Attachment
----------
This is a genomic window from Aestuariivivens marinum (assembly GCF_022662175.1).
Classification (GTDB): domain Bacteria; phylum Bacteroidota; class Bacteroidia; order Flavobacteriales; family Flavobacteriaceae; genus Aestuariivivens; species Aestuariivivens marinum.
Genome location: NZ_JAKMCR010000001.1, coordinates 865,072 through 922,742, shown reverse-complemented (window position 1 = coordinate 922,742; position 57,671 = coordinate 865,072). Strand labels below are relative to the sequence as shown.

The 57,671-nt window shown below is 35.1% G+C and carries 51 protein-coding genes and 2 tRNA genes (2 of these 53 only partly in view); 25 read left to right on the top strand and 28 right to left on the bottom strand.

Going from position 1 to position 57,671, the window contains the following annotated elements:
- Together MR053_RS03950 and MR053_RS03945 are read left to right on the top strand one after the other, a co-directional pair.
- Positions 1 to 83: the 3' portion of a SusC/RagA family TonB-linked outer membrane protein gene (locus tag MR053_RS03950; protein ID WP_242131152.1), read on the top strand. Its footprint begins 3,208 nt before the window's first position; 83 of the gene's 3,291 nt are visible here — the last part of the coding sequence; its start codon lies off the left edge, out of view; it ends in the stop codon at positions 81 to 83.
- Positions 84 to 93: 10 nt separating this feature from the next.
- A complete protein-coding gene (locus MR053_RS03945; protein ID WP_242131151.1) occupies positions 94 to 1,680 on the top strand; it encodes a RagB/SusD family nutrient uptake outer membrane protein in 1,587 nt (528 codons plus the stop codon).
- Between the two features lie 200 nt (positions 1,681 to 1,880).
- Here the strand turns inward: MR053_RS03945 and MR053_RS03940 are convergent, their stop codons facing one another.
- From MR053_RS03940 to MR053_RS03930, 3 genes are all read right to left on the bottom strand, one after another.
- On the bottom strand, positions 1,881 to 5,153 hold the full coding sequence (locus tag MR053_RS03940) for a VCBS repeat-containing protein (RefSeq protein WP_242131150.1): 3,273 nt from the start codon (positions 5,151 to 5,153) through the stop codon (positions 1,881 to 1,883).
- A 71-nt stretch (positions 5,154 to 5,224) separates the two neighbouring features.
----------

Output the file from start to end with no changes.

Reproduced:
This is a genomic window from Aestuariivivens marinum (assembly GCF_022662175.1).
Classification (GTDB): domain Bacteria; phylum Bacteroidota; class Bacteroidia; order Flavobacteriales; family Flavobacteriaceae; genus Aestuariivivens; species Aestuariivivens marinum.
Genome location: NZ_JAKMCR010000001.1, coordinates 865,072 through 922,742, shown reverse-complemented (window position 1 = coordinate 922,742; position 57,671 = coordinate 865,072). Strand labels below are relative to the sequence as shown.

The 57,671-nt window shown below is 35.1% G+C and carries 51 protein-coding genes and 2 tRNA genes (2 of these 53 only partly in view); 25 read left to right on the top strand and 28 right to left on the bottom strand.

Going from position 1 to position 57,671, the window contains the following annotated elements:
- Together MR053_RS03950 and MR053_RS03945 are read left to right on the top strand one after the other, a co-directional pair.
- Positions 1 to 83: the 3' portion of a SusC/RagA family TonB-linked outer membrane protein gene (locus tag MR053_RS03950; protein ID WP_242131152.1), read on the top strand. Its footprint begins 3,208 nt before the window's first position; 83 of the gene's 3,291 nt are visible here — the last part of the coding sequence; its start codon lies off the left edge, out of view; it ends in the stop codon at positions 81 to 83.
- Positions 84 to 93: 10 nt separating this feature from the next.
- A complete protein-coding gene (locus MR053_RS03945; protein ID WP_242131151.1) occupies positions 94 to 1,680 on the top strand; it encodes a RagB/SusD family nutrient uptake outer membrane protein in 1,587 nt (528 codons plus the stop codon).
- Between the two features lie 200 nt (positions 1,681 to 1,880).
- Here the strand turns inward: MR053_RS03945 and MR053_RS03940 are convergent, their stop codons facing one another.
- From MR053_RS03940 to MR053_RS03930, 3 genes are all read right to left on the bottom strand, one after another.
- On the bottom strand, positions 1,881 to 5,153 hold the full coding sequence (locus tag MR053_RS03940) for a VCBS repeat-containing protein (RefSeq protein WP_242131150.1): 3,273 nt from the start codon (positions 5,151 to 5,153) through the stop codon (positions 1,881 to 1,883).
- A 71-nt stretch (positions 5,154 to 5,224) separates the two neighbouring features.